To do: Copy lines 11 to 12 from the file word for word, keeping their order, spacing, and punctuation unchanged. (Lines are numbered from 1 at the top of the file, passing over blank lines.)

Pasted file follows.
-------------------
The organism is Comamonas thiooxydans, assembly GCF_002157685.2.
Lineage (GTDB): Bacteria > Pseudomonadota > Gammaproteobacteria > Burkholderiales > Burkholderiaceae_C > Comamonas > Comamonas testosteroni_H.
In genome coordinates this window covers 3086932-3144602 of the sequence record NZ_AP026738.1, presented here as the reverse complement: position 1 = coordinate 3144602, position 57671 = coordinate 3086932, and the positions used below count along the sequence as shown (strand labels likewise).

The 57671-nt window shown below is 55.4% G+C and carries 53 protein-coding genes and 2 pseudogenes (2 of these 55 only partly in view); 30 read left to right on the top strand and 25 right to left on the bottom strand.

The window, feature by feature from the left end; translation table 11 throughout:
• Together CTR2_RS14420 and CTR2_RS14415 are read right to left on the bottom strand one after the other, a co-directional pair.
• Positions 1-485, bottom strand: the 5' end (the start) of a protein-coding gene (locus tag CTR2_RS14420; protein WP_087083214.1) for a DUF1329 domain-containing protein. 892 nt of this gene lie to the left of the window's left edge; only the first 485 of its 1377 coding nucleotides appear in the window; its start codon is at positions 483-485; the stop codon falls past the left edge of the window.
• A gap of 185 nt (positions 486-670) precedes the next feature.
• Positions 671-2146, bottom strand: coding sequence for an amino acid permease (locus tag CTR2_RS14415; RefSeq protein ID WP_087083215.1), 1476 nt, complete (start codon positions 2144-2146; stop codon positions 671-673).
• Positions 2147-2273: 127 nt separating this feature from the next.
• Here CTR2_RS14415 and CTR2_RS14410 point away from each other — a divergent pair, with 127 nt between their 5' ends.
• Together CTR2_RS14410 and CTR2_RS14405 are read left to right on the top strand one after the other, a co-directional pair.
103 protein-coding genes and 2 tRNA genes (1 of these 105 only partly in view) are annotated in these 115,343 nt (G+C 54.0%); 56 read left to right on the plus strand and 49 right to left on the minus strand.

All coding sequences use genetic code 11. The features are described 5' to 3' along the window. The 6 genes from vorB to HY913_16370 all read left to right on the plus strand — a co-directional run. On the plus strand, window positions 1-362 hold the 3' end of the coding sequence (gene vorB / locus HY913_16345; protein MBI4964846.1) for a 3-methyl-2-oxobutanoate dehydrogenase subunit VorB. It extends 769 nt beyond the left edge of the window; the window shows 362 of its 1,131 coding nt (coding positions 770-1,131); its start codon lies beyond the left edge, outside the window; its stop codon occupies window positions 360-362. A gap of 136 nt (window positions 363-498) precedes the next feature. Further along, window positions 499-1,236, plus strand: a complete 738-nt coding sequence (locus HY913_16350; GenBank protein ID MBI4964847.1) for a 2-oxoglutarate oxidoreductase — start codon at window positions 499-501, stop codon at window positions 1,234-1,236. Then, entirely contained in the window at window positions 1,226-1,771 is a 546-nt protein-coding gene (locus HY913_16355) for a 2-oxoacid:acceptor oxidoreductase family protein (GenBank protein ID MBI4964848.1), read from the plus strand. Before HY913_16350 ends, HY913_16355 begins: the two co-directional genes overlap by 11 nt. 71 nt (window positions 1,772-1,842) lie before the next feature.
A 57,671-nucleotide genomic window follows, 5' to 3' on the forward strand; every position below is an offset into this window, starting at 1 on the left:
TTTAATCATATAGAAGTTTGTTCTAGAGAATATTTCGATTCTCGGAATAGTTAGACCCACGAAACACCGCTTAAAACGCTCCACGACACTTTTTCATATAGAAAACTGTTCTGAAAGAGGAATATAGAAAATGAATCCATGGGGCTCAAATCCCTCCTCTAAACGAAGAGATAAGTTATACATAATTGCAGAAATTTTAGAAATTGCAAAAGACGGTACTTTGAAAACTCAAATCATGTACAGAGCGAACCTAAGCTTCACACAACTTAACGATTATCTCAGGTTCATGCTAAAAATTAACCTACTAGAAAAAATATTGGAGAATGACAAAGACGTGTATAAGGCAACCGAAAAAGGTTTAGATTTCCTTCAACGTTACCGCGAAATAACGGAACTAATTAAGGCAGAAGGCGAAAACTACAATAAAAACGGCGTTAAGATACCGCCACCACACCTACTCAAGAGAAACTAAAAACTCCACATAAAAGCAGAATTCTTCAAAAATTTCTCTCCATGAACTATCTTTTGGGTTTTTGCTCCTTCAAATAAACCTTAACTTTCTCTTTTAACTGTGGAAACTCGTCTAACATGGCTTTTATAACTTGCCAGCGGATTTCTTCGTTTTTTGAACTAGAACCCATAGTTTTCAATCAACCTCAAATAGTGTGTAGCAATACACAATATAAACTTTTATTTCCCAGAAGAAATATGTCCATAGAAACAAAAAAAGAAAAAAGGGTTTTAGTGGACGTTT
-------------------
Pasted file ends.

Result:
• Here CTR2_RS14415 and CTR2_RS14410 point away from each other — a divergent pair, with 127 nt between their 5' ends.
• Together CTR2_RS14410 and CTR2_RS14405 are read left to right on the top strand one after the other, a co-directional pair.